President Barack Obama's decision on Tuesday to commute Chelsea Manning's sentence brought fresh attention to another figure involved in the Army leaker's case: Julian Assange.
On Twitter last week, Assange's anti-secrecy site WikiLeaks posted, "If Obama grants Manning clemency Assange will agree to US extradition despite clear unconstitutionality of DoJ case."
Obama's move will test the promise. The president commuted Manning's 35-year sentence, freeing her in May, nearly three decades early. Manning has acknowledged leaking a trove of diplomatic cables and national security documents to WikiLeaks in 2010.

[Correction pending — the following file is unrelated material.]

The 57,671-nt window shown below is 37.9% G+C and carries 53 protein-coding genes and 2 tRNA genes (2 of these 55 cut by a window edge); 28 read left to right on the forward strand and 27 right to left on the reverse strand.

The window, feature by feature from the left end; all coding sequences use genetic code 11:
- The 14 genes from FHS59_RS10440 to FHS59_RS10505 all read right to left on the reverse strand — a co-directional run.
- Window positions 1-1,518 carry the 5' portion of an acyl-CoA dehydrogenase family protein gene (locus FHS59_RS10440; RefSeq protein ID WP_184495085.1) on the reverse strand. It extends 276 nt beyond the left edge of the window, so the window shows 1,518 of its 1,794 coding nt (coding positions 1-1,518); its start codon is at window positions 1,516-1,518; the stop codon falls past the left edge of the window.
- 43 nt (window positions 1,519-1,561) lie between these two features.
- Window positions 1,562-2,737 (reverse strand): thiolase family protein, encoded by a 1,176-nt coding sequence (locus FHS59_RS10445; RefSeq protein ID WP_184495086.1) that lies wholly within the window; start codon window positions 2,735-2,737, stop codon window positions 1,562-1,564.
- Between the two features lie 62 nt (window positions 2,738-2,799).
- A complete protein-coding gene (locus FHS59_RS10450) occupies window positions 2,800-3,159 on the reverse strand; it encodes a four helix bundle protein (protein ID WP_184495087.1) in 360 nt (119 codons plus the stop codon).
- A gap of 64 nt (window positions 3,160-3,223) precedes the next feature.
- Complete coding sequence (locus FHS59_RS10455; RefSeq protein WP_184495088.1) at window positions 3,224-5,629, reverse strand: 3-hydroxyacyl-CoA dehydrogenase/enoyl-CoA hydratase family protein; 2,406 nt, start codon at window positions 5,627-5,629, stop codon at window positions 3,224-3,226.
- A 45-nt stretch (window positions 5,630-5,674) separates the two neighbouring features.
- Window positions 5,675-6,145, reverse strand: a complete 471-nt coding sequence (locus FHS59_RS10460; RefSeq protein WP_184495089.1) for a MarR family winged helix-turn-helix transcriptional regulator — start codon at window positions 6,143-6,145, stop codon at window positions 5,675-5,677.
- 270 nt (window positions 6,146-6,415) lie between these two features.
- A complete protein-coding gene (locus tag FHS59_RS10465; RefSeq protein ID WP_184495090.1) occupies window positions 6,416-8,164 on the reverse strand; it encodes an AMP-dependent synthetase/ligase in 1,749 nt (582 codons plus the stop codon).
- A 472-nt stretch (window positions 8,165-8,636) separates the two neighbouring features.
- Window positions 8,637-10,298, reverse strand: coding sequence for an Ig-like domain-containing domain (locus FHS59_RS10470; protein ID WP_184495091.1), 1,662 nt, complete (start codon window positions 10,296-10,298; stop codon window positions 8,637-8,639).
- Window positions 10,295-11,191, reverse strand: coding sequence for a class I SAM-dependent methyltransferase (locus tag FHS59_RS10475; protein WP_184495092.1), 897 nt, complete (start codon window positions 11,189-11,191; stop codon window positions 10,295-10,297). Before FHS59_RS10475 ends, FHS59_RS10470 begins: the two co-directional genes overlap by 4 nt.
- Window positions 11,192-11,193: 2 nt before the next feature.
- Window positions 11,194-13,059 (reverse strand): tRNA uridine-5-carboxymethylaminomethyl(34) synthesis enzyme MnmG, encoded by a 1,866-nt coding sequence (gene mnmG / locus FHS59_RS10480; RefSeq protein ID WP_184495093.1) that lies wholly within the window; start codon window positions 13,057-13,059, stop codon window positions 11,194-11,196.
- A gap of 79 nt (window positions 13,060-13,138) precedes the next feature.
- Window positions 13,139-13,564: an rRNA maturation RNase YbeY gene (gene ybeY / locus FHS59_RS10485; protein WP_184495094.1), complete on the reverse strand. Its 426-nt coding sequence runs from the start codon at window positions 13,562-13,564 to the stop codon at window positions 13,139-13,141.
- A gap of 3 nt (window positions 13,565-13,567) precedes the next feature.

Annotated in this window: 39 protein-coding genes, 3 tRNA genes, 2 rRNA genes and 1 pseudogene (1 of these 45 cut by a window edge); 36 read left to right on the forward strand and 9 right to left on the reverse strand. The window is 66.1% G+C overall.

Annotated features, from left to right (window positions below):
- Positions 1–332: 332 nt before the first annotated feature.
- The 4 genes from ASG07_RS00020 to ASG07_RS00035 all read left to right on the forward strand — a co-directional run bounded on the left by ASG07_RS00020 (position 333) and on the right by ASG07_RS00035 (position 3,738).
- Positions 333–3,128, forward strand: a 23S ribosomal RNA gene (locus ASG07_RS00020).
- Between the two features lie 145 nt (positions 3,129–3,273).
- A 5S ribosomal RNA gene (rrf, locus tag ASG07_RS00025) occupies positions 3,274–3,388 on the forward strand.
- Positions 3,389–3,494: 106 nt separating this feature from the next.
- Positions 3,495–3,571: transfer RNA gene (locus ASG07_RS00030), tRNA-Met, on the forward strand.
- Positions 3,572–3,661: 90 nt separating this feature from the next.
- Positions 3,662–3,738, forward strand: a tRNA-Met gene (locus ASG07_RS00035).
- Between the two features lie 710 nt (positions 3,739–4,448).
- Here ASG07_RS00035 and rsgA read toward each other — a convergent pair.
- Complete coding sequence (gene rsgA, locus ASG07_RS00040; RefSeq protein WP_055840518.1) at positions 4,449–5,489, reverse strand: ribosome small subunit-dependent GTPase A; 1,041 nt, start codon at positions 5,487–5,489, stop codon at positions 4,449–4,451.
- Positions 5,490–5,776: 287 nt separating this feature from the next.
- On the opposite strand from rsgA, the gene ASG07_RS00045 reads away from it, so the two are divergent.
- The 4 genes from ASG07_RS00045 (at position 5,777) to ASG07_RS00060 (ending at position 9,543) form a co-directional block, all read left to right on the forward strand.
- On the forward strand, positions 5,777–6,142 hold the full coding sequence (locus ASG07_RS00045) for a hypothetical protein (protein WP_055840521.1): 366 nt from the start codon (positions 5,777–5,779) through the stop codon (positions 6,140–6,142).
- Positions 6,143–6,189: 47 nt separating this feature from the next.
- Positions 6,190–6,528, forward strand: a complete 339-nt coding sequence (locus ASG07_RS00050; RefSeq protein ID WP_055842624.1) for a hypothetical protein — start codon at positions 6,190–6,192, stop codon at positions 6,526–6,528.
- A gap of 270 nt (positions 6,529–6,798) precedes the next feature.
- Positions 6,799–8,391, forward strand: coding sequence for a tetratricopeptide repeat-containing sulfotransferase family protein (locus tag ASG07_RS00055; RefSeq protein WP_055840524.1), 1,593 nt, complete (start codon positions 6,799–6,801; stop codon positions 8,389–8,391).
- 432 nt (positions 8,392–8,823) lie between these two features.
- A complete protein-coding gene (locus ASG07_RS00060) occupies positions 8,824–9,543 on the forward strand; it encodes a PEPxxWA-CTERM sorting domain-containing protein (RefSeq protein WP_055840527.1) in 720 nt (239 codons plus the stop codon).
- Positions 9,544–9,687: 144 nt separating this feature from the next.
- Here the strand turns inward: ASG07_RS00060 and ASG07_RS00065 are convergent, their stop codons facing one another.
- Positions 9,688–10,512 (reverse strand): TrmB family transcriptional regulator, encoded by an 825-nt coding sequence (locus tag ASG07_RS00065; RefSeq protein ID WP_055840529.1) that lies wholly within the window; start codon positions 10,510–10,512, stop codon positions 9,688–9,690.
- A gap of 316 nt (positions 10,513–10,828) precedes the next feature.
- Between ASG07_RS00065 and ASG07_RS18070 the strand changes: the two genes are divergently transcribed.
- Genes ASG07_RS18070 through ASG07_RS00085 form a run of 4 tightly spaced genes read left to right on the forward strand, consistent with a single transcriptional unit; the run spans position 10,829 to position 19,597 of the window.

In a statement, Assange called Manning "a hero, whose bravery should be applauded."
Assange went on to demand that the U.S. government "should immediately end its war on whistleblowers and publishers, such as WikiLeaks and myself," but he made no mention of the Twitter pledge. His lawyer said he has been pressing the Justice Department for updates on an investigation concerning WikiLeaks.
Assange has been holed up for more than four years at the Ecuadorian Embassy in London. He has refused to meet prosecutors in Sweden, where he remains wanted on an allegation of rape, fearing he would be extradited to the U.S. to face espionage charges if he leaves the embassy.
The Justice Department has never announced any indictment of Assange, and it's not clear that any charges have been brought under seal.
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